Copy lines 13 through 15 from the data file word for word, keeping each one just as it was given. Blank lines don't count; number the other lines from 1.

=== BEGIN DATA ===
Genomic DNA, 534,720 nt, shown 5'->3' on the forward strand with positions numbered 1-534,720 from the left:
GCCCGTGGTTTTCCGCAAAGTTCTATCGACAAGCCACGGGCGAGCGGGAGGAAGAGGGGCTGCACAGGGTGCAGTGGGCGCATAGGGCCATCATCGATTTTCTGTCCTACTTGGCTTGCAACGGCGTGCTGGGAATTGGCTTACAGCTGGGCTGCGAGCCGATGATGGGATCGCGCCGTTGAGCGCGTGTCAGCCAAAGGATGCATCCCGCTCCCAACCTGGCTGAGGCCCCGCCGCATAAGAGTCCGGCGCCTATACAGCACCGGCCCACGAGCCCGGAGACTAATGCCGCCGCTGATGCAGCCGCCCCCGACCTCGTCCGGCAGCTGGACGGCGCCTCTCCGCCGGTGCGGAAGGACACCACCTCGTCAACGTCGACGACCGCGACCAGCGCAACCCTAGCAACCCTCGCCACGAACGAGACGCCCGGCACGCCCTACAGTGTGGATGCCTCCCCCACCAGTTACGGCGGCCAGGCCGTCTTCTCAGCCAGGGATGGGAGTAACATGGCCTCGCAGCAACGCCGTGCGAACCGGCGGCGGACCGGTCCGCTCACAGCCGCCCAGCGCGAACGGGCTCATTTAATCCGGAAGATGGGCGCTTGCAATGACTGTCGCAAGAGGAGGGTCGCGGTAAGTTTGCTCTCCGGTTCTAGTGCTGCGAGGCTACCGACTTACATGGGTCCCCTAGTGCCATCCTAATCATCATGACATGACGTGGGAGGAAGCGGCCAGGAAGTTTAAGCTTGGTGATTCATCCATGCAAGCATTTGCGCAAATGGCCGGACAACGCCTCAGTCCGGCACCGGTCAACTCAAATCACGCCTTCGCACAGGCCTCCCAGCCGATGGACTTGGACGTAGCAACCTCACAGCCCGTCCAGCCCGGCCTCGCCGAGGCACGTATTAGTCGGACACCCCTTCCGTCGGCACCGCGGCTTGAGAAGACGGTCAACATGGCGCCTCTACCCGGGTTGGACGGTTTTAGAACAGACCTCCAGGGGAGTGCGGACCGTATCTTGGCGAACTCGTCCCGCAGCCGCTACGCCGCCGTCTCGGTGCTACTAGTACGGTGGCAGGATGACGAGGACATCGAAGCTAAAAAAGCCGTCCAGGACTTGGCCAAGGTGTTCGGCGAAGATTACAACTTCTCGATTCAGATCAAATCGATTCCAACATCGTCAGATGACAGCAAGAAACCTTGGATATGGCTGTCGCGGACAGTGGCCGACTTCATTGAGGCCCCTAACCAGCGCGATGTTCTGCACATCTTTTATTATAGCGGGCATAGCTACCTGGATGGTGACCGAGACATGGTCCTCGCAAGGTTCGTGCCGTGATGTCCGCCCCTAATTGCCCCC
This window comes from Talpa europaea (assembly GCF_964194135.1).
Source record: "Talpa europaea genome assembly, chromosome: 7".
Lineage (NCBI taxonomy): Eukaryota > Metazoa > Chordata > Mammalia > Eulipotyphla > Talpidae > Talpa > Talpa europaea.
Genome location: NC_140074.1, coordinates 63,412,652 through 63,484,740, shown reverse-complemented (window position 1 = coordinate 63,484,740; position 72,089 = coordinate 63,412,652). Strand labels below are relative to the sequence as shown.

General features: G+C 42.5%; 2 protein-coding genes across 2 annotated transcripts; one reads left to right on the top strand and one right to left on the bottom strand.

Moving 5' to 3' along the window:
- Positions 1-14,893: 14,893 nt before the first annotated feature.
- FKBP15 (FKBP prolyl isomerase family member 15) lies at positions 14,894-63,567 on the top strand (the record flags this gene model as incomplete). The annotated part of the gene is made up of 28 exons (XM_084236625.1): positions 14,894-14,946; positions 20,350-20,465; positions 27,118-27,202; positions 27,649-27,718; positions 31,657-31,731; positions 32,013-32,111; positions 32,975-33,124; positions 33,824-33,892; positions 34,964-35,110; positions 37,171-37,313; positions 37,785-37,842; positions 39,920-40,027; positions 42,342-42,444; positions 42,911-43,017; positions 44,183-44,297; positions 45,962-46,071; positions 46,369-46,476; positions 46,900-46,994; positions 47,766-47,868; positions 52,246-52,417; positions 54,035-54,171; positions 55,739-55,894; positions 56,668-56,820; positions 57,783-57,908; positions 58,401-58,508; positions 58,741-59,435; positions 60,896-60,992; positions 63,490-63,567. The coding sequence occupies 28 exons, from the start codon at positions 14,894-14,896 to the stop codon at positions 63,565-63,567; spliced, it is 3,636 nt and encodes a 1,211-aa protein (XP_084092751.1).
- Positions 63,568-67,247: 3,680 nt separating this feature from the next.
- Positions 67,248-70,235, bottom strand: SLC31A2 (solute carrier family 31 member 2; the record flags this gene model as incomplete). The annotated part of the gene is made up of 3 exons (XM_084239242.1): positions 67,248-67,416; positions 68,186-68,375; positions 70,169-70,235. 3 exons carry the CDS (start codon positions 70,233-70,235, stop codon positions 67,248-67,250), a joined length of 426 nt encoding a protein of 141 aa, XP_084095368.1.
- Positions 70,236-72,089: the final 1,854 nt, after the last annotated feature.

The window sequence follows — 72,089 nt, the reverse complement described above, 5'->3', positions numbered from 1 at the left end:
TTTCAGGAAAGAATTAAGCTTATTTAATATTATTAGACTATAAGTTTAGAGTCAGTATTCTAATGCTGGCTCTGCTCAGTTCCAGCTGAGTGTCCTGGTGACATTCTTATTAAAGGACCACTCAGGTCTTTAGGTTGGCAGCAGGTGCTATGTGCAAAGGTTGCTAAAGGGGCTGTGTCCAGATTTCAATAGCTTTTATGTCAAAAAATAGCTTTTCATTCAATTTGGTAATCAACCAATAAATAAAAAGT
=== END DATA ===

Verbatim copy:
- Positions 70,236-72,089: the final 1,854 nt, after the last annotated feature.

The window sequence follows — 72,089 nt, the reverse complement described above, 5'->3', positions numbered from 1 at the left end:
TTTCAGGAAAGAATTAAGCTTATTTAATATTATTAGACTATAAGTTTAGAGTCAGTATTCTAATGCTGGCTCTGCTCAGTTCCAGCTGAGTGTCCTGGTGACATTCTTATTAAAGGACCACTCAGGTCTTTAGGTTGGCAGCAGGTGCTATGTGCAAAGGTTGCTAAAGGGGCTGTGTCCAGATTTCAATAGCTTTTATGTCAAAAAATAGCTTTTCATTCAATTTGGTAATCAACCAATAAATAAAAAGT